Bolzano Transit Camp

The Bolzano transit camp (German: Polizei- und Durchgangslager Bozen) was a Nazi concentration camp active in Bolzano between 1944 and the end of the Second World War. It was one of the largest Nazi Lager on Italian soil, along with those of Fossoli, Borgo San Dalmazzo and Trieste.

Bolzano Transit Camp
Transit Camp
Campo di concentramento di Bolzano 1945
Bolzano in 1945
Bolzano Transit Camp is located in Northern Italy
Bolzano Transit Camp
Location of Bolzano Transit Camp within Northern Italy
Other namesPolizei- und Durchgangslager Bozen
LocationBolzano, Operationszone Alpenvorland
Operated bySS
CommandantWilhelm Harster
Karl Friedrich Titho
Operationalsummer 1944–3 May 1945
InmatesMostly political prisoners, also Italian Jews and Romani people
Number of inmates11,000


Stolperstein für Wilhelm Alexander Loew-Cadonna in Bozen (Südtirol)
Stumbling stone (Stolperstein) for the victim Wilhelm Alexander Loew-Cadonna, a Transit camps inmate in 1944

After the Allies signed the Armistice with Italy on September 8, 1943, Bolzano became the headquarters of the Prealpine Operations Zone and came under the control of the Nazi army. When the internment camp in Fossoli became vulnerable to Allied attack, it was dismantled, and a transit camp for prisoners headed for Mauthausen, Flossenbürg, Dachau, Ravensbrück and Auschwitz was set up in Bolzano.

Operational from the summer of 1944 and located in buildings previously occupied by the Italian Army, the transit camp hosted about 11,000 prisoners from middle and northern Italy in its ten months of activity. Although the camp's population consisted mostly of political opponents, Jewish[1] and gypsy deportees also passed through its barracks.

A portion of the prisoners—approximately 3,500 people Lagers, while the rest were assigned to work in loco as free labour, either in the camp workshops and labs, in local firms, or in the apple orchards.
The interned prisoners were freed between April 29 and May 3, 1945, when the camp was closed to prevent the advancing Allied troops from witnessing its living conditions and (presumably) to eliminate evidence. The SS troops destroyed all documentation relating to camp activities before withdrawing, following the standing order that no trace be left behind.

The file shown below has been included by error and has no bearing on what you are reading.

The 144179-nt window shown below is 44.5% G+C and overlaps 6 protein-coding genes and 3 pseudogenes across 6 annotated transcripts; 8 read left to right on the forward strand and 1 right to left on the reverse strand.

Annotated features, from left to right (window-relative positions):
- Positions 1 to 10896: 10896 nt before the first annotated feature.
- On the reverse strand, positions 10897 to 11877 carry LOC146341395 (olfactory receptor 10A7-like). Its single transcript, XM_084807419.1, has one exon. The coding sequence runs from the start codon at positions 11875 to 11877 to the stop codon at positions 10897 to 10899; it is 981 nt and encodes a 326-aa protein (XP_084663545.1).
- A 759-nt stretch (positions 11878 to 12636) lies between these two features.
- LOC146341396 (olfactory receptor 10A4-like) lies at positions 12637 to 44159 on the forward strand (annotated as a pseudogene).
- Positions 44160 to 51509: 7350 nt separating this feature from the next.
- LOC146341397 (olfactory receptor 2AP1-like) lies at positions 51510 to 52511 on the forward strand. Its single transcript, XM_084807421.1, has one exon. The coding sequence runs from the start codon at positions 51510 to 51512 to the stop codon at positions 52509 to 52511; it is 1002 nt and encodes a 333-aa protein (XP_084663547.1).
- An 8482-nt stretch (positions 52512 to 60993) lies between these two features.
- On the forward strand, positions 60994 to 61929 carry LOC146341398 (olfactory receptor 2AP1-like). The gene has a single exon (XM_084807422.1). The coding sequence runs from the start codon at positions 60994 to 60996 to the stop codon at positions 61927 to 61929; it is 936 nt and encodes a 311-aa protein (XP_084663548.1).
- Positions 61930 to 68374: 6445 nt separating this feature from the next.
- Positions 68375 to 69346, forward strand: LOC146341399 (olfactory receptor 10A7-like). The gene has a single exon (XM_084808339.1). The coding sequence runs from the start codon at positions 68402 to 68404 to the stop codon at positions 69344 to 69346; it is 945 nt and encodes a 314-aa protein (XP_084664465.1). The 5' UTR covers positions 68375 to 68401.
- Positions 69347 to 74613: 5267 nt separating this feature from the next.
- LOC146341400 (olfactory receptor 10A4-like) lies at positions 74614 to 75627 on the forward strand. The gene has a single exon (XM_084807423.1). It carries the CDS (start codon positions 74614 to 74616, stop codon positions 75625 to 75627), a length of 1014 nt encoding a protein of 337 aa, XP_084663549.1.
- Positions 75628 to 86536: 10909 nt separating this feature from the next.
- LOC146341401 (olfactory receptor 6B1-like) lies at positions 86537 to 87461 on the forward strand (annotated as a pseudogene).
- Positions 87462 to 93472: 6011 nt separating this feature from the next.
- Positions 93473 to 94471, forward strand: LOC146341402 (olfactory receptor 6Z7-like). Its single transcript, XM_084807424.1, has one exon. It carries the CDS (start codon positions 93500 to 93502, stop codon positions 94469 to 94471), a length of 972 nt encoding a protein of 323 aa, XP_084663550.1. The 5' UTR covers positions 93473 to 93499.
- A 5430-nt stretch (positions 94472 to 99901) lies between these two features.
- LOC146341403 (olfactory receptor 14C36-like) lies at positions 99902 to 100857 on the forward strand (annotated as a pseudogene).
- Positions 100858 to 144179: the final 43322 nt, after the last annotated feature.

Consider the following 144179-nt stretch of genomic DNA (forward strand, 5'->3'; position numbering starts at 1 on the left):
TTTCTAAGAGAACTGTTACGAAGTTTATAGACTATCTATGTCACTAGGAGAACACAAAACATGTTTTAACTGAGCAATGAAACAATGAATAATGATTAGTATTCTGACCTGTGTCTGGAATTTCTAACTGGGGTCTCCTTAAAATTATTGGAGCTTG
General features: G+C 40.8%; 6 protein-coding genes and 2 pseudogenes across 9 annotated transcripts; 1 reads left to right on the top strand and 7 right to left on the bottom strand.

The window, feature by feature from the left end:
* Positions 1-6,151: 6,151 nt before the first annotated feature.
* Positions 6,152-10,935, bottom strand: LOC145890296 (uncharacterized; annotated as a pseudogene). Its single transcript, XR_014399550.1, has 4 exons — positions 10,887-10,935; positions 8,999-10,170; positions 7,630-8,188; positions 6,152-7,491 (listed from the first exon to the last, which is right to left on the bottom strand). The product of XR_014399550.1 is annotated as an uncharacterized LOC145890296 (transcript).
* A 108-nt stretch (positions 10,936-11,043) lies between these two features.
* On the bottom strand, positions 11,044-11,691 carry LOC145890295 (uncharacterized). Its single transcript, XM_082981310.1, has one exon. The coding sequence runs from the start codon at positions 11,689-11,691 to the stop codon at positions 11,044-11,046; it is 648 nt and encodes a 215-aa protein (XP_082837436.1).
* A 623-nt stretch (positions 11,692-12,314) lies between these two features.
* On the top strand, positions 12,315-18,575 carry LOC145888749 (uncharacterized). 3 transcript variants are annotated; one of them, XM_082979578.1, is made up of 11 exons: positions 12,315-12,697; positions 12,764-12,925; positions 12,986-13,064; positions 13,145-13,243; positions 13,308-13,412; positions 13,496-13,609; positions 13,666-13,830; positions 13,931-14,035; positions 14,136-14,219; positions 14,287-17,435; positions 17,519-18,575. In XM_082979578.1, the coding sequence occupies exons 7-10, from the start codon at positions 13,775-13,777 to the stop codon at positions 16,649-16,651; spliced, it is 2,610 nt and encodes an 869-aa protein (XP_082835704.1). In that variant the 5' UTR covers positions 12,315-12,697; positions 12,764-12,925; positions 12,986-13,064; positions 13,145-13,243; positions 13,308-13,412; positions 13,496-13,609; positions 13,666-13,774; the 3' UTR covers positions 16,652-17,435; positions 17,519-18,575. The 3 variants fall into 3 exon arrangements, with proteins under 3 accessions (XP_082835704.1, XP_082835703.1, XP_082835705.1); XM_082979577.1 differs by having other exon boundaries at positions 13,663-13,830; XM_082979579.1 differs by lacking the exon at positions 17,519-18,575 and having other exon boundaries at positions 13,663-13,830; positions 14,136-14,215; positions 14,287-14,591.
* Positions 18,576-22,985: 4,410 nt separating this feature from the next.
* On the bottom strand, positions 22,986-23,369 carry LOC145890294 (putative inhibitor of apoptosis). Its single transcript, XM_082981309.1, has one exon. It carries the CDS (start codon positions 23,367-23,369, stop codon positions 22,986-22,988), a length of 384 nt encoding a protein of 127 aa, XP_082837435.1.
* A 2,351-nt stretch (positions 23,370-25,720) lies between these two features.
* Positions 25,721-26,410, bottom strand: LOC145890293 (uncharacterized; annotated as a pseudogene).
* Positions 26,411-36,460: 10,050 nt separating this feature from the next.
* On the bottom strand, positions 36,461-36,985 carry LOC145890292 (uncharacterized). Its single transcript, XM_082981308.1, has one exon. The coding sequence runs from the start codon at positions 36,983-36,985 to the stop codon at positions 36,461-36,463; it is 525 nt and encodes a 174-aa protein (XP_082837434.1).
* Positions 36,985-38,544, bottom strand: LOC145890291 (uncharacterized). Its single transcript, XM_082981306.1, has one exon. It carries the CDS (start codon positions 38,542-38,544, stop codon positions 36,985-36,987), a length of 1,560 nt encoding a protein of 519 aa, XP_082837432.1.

The camp

The camp was originally set to host 1,500 people. For this purpose, two sheds were divided into six blocks, one of which was reserved for women. The camp was then progressively enlarged until it reached a stated capacity of 4,000 prisoners.

As was customary in Nazi internment camps, each block was assigned a letter and a specific "type" of prisoner. In block A lived permanent residents, who were treated somewhat better than the others because of their involvement in essential camp activities (especially administration); in blocks D and E were kept political prisoners, regarded by the Nazis as the greatest danger and therefore kept segregated from other prisoners; block F was reserved for women and the occasional child.

Jewish male deportees, whose transit was often short-lived, were crammed in block L. There was also a prison block hosting approximately 50 inmates.

The camp was directed by the Verona SS, whose chief was the Brigadeführer (brigade general) of Gestapo Wilhelm Harster; the camp's executive directors were Untersturmführer Karl Friedrich Titho and Hauptscharführer Haage, who headed a garrison of German, Swiss and Ukrainian soldiers.


Bolzano camp was the only one, in Italy, to have attached forced-labour camps. Of these, the most important ones were in Merano, Schnals, Sarntal, Moos in Passeier and Sterzing.


As in most camps where political prisoners abounded, a resistance movement arose, organized along three axes:

  • a political wing, organized by the CLN and some partigiani;